On November 25, the constitutional reform failed to pass a national referendum, receiving support from only 43 percent of voters with 56 percent opposed. The apparent unpopularity of the constitutional reform, which would have required approval from a two-thirds majority of voters, places the ruling ULP in an awkward position with one year of the prime minister's term remaining.

Political Rights and Civil Liberties

Saint Vincent and the Grenadines is an electoral democracy. The December 2005 legislative elections were considered free and fair by international observers. The constitution provides for the election of 15 representatives to the unicameral House of Assembly to serve five-year terms. The prime minister is the leader of the majority party. Six senators are appointed to the chamber – four chosen by the government and two by the opposition. A governor-general represents the British monarch as head of state.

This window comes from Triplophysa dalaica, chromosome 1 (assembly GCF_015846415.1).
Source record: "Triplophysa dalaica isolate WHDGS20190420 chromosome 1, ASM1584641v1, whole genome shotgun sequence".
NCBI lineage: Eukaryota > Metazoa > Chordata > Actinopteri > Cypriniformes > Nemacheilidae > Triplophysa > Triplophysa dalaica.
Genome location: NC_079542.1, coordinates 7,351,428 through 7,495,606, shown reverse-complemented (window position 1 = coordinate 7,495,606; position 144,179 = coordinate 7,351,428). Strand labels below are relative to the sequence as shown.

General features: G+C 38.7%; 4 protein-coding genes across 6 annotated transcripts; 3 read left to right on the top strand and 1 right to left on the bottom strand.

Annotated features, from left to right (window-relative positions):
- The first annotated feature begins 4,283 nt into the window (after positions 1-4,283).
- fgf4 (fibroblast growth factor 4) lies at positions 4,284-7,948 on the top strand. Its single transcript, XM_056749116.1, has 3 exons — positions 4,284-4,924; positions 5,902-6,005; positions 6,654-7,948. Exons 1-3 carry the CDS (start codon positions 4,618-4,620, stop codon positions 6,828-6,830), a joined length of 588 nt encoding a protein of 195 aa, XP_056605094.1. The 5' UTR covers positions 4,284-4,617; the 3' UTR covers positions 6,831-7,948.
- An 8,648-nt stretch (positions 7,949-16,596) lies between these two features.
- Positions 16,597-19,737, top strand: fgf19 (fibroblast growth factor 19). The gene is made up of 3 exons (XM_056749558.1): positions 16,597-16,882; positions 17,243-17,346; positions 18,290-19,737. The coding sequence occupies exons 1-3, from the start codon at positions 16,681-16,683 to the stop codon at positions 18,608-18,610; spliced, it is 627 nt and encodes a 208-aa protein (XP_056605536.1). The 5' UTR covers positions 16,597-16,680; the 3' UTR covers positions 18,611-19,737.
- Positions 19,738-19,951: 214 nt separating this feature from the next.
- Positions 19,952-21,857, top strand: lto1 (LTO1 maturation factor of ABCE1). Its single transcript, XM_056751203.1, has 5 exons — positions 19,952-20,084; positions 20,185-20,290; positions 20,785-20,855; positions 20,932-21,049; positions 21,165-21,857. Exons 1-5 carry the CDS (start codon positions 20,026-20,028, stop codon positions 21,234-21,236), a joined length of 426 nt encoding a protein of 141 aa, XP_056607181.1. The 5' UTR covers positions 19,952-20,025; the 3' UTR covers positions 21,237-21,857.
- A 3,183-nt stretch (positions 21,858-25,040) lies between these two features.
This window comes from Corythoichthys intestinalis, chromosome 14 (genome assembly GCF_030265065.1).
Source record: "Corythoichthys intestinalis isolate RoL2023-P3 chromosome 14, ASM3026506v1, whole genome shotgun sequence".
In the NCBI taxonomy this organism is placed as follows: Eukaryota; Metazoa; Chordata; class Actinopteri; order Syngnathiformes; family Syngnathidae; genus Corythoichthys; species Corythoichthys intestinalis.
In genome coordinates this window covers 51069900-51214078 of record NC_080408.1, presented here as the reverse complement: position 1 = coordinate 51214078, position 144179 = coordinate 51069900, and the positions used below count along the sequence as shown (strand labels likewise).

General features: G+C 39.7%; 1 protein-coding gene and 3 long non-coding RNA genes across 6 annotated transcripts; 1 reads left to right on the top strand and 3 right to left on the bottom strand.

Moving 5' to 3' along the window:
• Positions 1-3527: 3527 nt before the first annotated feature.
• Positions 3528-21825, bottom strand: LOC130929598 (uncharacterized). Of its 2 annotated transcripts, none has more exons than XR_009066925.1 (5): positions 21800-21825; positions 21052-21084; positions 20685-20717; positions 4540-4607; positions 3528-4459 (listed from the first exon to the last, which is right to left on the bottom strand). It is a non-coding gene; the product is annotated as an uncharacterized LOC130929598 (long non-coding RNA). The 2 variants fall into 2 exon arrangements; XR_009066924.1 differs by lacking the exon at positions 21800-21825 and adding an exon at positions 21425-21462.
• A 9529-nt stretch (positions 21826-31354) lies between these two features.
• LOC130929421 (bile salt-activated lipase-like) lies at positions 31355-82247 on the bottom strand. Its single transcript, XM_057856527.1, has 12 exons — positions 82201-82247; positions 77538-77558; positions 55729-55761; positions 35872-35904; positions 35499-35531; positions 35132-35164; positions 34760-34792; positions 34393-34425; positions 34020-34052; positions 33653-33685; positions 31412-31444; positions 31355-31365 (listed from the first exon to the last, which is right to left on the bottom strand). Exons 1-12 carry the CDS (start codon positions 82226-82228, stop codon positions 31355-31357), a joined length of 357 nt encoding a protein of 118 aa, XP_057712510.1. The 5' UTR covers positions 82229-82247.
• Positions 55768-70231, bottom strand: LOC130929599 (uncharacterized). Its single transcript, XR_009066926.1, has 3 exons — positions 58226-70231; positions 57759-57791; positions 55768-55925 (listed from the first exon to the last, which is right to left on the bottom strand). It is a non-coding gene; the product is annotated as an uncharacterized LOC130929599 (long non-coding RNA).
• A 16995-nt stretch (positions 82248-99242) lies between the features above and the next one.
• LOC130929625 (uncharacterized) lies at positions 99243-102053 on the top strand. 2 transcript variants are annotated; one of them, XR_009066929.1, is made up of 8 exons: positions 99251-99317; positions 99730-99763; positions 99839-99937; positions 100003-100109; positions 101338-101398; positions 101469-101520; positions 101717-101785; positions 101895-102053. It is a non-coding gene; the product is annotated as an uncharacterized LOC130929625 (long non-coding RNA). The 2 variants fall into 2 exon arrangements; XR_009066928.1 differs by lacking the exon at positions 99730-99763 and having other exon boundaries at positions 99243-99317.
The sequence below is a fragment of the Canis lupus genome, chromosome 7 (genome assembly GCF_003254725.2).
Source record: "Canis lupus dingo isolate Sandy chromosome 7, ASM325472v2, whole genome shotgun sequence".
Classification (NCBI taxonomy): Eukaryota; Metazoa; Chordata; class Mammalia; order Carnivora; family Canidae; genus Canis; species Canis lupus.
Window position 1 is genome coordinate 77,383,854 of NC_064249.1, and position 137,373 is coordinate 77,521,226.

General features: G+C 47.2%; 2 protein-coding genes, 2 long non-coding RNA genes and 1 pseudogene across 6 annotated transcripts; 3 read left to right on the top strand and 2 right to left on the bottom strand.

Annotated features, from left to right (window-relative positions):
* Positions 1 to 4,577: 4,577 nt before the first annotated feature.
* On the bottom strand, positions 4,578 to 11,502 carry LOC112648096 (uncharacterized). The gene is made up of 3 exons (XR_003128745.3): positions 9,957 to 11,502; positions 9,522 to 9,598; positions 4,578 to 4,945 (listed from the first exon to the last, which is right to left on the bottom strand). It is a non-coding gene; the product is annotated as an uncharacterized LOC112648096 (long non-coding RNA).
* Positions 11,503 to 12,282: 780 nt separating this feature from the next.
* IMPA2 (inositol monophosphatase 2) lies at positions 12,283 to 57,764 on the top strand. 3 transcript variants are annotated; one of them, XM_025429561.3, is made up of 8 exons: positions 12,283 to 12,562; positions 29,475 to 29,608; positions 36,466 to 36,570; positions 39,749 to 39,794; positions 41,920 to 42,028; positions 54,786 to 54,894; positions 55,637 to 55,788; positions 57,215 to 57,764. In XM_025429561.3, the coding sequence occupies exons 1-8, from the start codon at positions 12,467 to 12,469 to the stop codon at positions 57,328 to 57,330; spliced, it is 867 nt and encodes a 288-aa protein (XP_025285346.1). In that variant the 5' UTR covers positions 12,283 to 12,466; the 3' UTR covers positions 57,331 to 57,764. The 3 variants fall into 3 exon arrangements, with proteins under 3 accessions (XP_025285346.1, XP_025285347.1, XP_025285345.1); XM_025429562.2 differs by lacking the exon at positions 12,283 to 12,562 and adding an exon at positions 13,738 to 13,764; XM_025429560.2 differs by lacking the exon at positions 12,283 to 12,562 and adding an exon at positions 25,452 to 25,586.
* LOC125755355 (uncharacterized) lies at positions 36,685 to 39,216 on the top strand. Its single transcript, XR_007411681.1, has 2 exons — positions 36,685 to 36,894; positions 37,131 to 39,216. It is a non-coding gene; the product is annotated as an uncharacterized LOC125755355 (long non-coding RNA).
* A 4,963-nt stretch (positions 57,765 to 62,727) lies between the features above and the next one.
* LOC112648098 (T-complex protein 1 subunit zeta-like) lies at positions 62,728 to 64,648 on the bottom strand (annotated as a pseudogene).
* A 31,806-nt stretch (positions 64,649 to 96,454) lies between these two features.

The two main political parties are the ruling, left-leaning ULP and the conservative NDP.

In recent years, there have been allegations of drug-related corruption within the government and the police force and of money laundering through Saint Vincent banks. Nevertheless, Saint Vincent and the Grenadines was ranked 31 out of 180 countries surveyed in Transparency International's 2009 Corruption Perceptions Index, making it one of the best performers in the region.